The digital publishing of ebooks and apps is still very much in its infancy, as is the provision of software to make this easier. Yet there is a major problem already obvious, the costing models for production software.
Publishers are used to a buy and use model for the software we use. We are very used to buying the Adobe Creative Suite or Quark Xpress and then, once we have bought it, the only cost is when we want to upgrade to the latest model. Nobody pays a fee per print magazine published or per book published. And frankly I doubt if any publisher would do so. Software is like office furniture; you buy it once and then keep using it.
But too many of the producers of software for digital publishing, whether it is Adobe, Quark or one of the myriad smaller companies, have a different model in mind. They want to either charge you per book design or magazine issue, per issue or book sold or a combination of both. For them it makes great sense – they create an on-going revenue stream. But for a publisher this is a disaster. It means that the production costs of a title may no longer be fixed, it may continue to grow as long as it is available for purchase. This could make publishing a back catalogue of titles that may sell little but, if you have enough of them out there, might provide a reasonable revenue stream. Not so if there is a yearly cost of continuing to offer each title. Now of course they’ll probably justify this in terms of the provision of server space for things like in-app purchase, or such like. But we all know that server space is now ludicrously cheap, or even free. When two to seven gigabytes of online file sharing storage is available for nothing from many sources it becomes very hard to justify on-going fees. And in many situations there is no need to providing hosting since they are hosted by the Apple Store or Amazon.
Until the developers of these tools realise that there is going to be on-going resistance from publishers to anything other than an outright buy the software and use it as you will model there will be continued resistance to these tools. Sure iBooks Author only outputs to the Apple Store, but it is free. Let’s hope Amazon provide something similar for interactive books on the Kindle Fire. We can hope that some enlightened company will produce something that is cross platform and can just be bought outright, and used at will.
No sensible person minds paying for upgrades, any sensible businessman resists bringing in a silent partner who requires paying all the time.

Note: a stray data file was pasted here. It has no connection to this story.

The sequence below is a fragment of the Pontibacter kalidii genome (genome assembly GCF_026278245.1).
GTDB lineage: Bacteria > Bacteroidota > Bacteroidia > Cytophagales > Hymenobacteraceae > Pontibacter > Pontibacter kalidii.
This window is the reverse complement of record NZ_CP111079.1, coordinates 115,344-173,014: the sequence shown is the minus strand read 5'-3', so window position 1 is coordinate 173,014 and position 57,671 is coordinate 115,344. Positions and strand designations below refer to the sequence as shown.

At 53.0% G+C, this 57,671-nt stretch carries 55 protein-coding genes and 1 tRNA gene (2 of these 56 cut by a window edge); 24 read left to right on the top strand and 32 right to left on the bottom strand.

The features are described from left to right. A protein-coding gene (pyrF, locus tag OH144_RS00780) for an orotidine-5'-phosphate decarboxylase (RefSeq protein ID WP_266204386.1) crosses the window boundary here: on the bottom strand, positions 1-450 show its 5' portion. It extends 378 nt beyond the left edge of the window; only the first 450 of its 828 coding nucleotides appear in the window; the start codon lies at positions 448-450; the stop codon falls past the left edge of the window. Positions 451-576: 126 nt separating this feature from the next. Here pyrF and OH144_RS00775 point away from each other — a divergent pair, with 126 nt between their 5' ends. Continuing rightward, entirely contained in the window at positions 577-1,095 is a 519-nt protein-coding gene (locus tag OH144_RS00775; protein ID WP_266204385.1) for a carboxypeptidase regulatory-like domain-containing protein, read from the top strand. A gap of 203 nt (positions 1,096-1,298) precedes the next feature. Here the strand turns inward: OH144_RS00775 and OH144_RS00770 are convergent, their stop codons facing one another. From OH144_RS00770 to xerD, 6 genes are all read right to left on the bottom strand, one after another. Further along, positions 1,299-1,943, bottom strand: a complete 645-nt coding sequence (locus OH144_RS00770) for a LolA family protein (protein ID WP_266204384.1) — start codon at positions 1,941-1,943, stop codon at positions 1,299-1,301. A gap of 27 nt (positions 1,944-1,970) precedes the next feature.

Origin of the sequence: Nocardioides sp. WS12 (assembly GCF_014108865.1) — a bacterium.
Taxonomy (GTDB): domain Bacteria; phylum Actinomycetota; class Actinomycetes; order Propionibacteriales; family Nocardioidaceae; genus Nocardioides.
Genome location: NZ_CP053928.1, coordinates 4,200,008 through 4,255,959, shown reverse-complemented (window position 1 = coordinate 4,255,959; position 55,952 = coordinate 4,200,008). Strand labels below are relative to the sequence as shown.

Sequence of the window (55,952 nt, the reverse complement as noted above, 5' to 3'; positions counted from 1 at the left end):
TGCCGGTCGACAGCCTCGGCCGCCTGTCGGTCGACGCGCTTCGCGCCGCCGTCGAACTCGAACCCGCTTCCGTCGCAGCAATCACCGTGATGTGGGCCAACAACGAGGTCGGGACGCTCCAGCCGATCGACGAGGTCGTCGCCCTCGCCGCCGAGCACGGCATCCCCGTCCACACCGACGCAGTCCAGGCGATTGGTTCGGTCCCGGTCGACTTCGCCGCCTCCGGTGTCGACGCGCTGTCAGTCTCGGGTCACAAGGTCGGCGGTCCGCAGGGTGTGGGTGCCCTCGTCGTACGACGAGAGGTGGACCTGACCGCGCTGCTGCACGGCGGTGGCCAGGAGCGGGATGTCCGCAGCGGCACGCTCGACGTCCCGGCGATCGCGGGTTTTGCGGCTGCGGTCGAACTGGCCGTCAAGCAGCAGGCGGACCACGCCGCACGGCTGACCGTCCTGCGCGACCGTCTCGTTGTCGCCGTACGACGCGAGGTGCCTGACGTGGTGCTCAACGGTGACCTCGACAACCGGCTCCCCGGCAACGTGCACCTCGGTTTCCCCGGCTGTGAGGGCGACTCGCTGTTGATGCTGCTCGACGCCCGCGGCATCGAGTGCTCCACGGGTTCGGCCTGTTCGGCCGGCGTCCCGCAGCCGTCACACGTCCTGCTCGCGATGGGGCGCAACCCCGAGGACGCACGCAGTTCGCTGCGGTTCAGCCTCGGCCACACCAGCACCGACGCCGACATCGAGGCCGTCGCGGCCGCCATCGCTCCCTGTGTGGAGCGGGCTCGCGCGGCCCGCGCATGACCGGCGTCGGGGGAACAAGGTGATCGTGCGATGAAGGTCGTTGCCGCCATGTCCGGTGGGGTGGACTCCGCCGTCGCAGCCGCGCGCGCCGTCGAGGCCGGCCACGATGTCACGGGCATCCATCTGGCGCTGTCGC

Blurb has today announced that they will be providing a publishing option to iPad.
In the first iteration photographers who have used Blurb’s Bookify and BookSmart software will be able to publish in a way that maintains the formatting of the print version.
Emails go out next month with the details and support for photographers who upload a PDF rather than using the Blurb software will come later. It is unclear at the moment about whether this creates something sold through the iBookstore or whether Blurb will have their own app reader. Since they do say that such books will also be for sale through Blurb’s own store, I suspect they are going to be ePubs sold through the iBookstore.
More great news for photographers from the digital revolution in publishing.
An eBook about eBooks seems an oxymoron, but isn’t, at least in this case. For this is an eBook about the whys and wherefores of producing eBooks, and given the rate at which things are changing in this field an eBook makes more sense as it is much easier to update. In fact eBooks like this should really have a version number, like software.
Anyway, to the eBook. Mike is a great bloke (guy, for those who don’t read Australian) and very knowledgeable, and both come across well in this book. In a field where I though I knew a fair bit, I learned things from this book.
The Ebook Ebook is a well written, intelligent and deep coverage of what an eBook is, why you might want to publish one and how to go about doing it. I did disagree slightly with the organisation of a few places, but this is caused by Mike’s conversational style causing him to get ahead of himself in a couple of places. Organisation in a book is highly personal and it obviously works for Mike. It does not distract from the book in any way.
Organised in eleven chapters, the book covers:
What an ebook is
The advantages it offers for writers, publishers and readers
Preparation of an ebook
History of the ebook
Formats and DRM
Marketing of ebooks
The content is up to date, accurate and intelligently presented. I do disagree with Mike about the suitability of the iPad for book reading. Perhaps because I am not one for sitting in the sun anyway (think pasty, overweight nerd 🙂 I find the iPad perfect for all sorts of reading and now choose to take all my magazines and books for the iPad when available for it. It does help to turn the screen brightness down sometimes for comfort.
I can happily recommend this book as an effective and pretty damn well complete eBook on the production of eBooks. I do hope Mike does a 2.0 version as things continue to change, though his supporting websites do a great job of extending the book. Very highly recommended.